How to use data to promote your business

… or alternatively, five ways not to. Quite by chance, I recently came upon a paper by Neil H. Spencer and Lindsey Kevan de Lopez at the Statistical Services and Consultancy Unit of the University of Hertfordshire Business School entitled “Item-by-item sampling for promotional purposes”.

The abstract declares the aim of the paper.

In this paper we present a method for sampling items that are checked on a pass/fail basis, with a view to a claim being made about the success/failure rate for the purposes of promoting a company’s product/service.

The sort of statements the authors want to validate occur where all items outside some specification are classed as defective. I would hope that most organisations would want to protect the customer from defects like these but the authors of the paper seem to want to predicate their promotion on the defects’ escape. The statements are of the type:

There is a 95% probability that the true proportion of trains delayed by more than 5 minutes is less than 5%.

— or:

There is a 95% probability that the true proportion of widgets with diameter more than 1% from nominal is less than 5%.

I can see five reasons why you really shouldn’t try to promote your business with statements like this.

1. Telling your customers that your products are defective

Or to put it another way “Some of our products are defective. You might get one.” This might be a true statement at your current level of quality maturity but it is not something to shout at customers. All these statements do is to germinate doubt about your product in the customer’s mind. Customers want products and services that simply perform. Making customers think that they might not will be a turn off.

Customers will not think it okay to end up with a defective item or outcome. They will not put it down just to the “luck of the draw”. The products will come back but the customers won’t.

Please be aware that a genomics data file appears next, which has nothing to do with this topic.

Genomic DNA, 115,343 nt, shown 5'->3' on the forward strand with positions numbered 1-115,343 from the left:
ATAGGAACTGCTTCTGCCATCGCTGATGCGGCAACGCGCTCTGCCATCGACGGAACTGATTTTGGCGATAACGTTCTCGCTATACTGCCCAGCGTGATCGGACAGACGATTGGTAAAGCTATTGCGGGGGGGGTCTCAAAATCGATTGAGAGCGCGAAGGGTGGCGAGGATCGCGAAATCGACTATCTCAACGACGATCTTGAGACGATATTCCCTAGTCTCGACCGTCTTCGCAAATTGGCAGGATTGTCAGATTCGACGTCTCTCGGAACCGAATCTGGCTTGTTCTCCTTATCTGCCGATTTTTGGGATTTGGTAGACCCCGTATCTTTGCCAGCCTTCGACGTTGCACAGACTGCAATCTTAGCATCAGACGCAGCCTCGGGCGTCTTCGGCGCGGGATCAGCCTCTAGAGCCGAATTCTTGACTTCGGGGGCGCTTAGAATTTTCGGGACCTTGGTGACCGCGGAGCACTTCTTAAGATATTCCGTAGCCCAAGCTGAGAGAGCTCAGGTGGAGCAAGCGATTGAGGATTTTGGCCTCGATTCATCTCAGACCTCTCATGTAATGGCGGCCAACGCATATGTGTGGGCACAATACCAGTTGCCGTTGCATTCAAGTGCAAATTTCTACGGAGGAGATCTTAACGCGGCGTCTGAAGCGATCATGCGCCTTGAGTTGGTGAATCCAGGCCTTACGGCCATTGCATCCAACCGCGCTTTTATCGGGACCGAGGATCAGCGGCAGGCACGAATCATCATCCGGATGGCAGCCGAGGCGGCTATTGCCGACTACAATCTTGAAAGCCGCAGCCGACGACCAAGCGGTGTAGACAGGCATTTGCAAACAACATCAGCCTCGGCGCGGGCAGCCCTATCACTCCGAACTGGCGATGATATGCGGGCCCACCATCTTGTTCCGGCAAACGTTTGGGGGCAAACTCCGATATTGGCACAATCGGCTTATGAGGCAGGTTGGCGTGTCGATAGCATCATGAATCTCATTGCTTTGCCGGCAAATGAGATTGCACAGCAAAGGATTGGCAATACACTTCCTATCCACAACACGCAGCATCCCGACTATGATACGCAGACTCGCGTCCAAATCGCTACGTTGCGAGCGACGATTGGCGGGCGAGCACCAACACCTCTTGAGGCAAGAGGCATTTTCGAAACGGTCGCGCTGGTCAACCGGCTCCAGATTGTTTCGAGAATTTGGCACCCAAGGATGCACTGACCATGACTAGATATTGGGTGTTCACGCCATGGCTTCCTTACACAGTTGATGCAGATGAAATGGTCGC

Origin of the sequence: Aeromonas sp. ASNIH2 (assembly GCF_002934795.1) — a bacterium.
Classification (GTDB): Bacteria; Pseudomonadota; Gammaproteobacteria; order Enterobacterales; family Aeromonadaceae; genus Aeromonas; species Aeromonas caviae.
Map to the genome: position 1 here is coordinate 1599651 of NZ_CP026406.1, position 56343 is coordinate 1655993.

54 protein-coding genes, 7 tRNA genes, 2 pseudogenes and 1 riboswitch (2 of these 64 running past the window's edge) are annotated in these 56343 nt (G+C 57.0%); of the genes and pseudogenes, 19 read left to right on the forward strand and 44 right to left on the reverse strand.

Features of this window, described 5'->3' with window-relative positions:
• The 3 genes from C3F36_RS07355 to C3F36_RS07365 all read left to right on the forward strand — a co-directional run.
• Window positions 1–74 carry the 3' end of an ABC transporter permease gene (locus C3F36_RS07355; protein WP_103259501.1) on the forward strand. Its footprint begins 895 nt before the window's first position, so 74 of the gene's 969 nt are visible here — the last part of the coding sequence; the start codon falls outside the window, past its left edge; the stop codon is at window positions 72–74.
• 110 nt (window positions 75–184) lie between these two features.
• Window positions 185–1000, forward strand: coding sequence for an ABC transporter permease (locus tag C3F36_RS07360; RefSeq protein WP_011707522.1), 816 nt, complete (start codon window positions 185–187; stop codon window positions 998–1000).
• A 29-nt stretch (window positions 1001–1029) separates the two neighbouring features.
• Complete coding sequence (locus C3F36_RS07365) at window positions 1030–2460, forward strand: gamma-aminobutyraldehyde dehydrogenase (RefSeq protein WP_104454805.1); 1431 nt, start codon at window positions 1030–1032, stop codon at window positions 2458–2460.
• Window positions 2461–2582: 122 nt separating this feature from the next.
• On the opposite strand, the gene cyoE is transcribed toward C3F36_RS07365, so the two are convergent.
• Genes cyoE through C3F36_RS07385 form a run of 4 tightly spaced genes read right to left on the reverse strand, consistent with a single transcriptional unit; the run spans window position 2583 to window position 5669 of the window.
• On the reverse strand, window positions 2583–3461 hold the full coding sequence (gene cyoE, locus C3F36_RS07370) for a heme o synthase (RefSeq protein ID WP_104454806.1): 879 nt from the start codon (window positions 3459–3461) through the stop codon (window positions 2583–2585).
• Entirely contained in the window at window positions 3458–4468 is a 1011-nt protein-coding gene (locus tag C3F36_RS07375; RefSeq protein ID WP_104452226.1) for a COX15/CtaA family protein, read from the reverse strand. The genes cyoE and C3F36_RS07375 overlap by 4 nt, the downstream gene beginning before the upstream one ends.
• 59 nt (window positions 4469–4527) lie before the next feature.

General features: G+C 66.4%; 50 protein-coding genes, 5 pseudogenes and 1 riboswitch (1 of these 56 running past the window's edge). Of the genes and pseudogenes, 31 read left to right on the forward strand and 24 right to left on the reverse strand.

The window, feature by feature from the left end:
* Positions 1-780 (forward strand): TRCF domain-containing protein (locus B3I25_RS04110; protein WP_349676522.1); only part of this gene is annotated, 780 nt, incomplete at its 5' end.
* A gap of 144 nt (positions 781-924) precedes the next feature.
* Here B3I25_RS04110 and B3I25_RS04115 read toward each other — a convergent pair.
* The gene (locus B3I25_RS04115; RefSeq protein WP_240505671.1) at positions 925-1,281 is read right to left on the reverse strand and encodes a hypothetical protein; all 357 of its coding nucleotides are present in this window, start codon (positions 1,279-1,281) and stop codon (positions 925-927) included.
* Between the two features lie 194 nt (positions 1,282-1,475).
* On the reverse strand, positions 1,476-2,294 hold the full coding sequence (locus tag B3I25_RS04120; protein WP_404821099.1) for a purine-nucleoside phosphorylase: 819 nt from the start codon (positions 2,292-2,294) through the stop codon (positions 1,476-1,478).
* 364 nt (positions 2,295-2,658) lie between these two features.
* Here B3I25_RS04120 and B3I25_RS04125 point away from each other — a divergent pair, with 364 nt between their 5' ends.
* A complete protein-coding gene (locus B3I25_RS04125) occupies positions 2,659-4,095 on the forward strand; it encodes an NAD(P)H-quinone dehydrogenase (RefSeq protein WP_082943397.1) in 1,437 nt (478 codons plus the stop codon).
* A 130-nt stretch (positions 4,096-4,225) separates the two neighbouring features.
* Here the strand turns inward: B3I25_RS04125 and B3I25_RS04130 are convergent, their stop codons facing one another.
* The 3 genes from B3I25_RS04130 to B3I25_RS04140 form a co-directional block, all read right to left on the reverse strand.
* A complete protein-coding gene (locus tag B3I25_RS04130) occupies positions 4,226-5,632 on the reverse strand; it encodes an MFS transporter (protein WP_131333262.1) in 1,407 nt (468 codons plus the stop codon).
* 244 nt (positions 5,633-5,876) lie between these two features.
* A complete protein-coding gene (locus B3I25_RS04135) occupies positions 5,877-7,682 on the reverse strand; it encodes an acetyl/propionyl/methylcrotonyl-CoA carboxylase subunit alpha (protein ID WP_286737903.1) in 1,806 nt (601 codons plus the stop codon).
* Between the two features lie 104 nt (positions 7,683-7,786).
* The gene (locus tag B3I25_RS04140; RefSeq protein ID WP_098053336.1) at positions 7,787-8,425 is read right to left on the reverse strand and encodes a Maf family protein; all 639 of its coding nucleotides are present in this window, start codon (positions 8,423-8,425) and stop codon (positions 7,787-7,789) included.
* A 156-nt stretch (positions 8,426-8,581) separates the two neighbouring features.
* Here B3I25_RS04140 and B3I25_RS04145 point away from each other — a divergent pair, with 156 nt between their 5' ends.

If you are lucky then your customer won’t even understand this type of promotional statement. There are just too many percentages. But they might remember the word “defect”.

2. Tolerating defects

Or to put it another way “Some of our products are defective and we don’t care.” Quoting the 5% defective with pride suggests that the producer thinks it okay to make and sell defects. In the 1980s Japanese motor manufacturers such as Toyota seized market share by producing reliable vehicles and using that as a basis for marketing and creating a reputation for quality.

Any competitive market is destined to go that way eventually. Paradoxically, what Toyota and others discovered is that the things you have to do to make things more reliable are the same things that reduce costs. Low price and high quality goods and services have an inbuilt advantage in penetrating markets.

3. Saying nothing about the product the customer is considering buying

The telling phrase is “true proportion of” trains/ widgets. As a matter of strict statistical technicality, Spencer and de Lopez don’t describe any “method for sampling” at all. They only describe a method of calculating sample size, worked out using Bayes’ theorem. Because they use the word “true”, it can only be that they were presuming what W Edwards Deming called an enumerative study, a characterisation of a particular sampling frame that yields information only about that frame. They took a particular slice of output and sampled that. Such a study is incapable of saying anything about future widgets or trains.